Gene Notes

Some random and some not-so-random thoughts on family history.

Monday, February 8, 2010

The Distracted Genealogist with OCFRD*

I'm sitting here [Friday evening] sipping a glass of Cherry pinot noir from a winery in Canton, Michigan courtesy of our trip to Michigan last summer to visit younger daughter.  I've been taking every opportunity to take a break from my census project. I started with 169 census reports that I've found since January 1st all relating to the Percival lines I've been working on that went from Massachusetts to New Hampshire, New York and other locales. It's nowhere near as daunting as the 350 plus I worked on last year, but it gets those OCFRD* juices going and sometimes I just have to stop, pull back and think.

I work in fits and spurts.  Sometimes those fits and spurts will last for weeks. Sometimes I just gather all the information that I can and then work on entering it all. Other times, I just pull census till there's no more records to find, then I print them up in batches and start entering the info. I don't usually enter servants into my genealogies. I might note that Mr and Mrs Smith have two maids and a cook enumerated with them, but not their names. Sorry, but the servants are not part of the genealogy! 

I was thrown a curve ball today (spring training starts soon, eh?) when entering a 1900 census when I realized I hadn't found an 1880 census for Delos Percival and family. Since entering a Percival (soundex) choice in Ancestry did not yield Delos, I tried searching for him by first name only by county - Oneida and state - New York. Happy dance when the search resulted in Delos Pererille.  Remember, SPELLING DOESN'T COUNT!  And enumerated with him, his wife and one son was Sarah Bronson, housekeeper, and she is listed as his sister.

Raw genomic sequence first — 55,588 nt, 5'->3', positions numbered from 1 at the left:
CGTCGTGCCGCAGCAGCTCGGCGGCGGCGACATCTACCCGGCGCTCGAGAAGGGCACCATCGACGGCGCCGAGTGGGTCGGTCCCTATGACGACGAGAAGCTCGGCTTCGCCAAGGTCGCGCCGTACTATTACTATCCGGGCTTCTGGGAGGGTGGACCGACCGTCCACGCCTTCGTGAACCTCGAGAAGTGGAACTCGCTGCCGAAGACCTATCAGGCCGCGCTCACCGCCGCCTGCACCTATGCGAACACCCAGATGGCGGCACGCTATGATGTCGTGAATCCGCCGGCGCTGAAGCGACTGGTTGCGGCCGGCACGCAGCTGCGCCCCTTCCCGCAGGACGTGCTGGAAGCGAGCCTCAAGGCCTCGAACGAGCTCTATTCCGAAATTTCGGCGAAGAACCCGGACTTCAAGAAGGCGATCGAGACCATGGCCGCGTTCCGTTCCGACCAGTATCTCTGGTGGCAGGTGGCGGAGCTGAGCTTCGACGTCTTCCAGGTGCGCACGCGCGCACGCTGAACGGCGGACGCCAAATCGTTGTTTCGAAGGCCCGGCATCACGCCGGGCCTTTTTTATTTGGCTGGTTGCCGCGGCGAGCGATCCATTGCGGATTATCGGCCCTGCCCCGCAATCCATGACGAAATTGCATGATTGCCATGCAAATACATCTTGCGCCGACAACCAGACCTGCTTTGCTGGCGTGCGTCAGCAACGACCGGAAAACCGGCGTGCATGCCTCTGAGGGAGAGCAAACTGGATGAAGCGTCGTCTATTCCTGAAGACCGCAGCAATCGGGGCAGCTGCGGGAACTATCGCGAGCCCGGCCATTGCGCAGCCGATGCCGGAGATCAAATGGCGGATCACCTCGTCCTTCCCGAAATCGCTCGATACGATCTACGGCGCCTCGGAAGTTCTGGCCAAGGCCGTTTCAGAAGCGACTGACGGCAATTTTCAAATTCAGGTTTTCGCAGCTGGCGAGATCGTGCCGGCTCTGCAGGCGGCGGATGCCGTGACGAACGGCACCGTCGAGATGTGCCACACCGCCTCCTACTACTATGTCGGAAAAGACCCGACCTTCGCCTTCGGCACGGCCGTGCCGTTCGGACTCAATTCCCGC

Whoa.  Could she be one of the children of Moses and Susan Seegar (Segar)? I went back and took a look at the 1870 census, and sure enough, Sarah Bronson again enumerated with him as a servant. The 1870 of course does not give relationships. That was the end of my luck though. I have no idea that she is indeed Delos sister. She could be his wife's sister and it could be an error by the census taker. Unfortunately, I was not able to find a marriage record, a death announcement or anything to prove or disprove this. Also, 1850 really is a bad year to be searching in New York since I have been able to find Moses and Susan and most of their other children. For now, she is tentatively entered as a daughter of Moses and Susan with a caveat of how the information was obtained.

I will agree that my method doesn't always work for others, but it seems to really produce results for me. I will put it aside and hope for more success at a later date.

Happy Hunting

*Obsessive Compulsive Family Research Disease.

Copyright 2010, ACK for Gene Notes


  1. I tend to enter those servants, hired hands, and boarders, because they often end up being related to the family, or at least be children of neighboring families.

  2. In the 20+ years I've been researching, I think this is the first instance I've found of a relative being a servant of the householder I am researching. That I couldn't identify as family, that is. Usually I find my relatives as servants in other households.

    A lot of my research is in Kentucky, and most of those servants post 1860 are black. In the northern states, if my family lines were wealthy enough to have servants, they were usually Irish servants.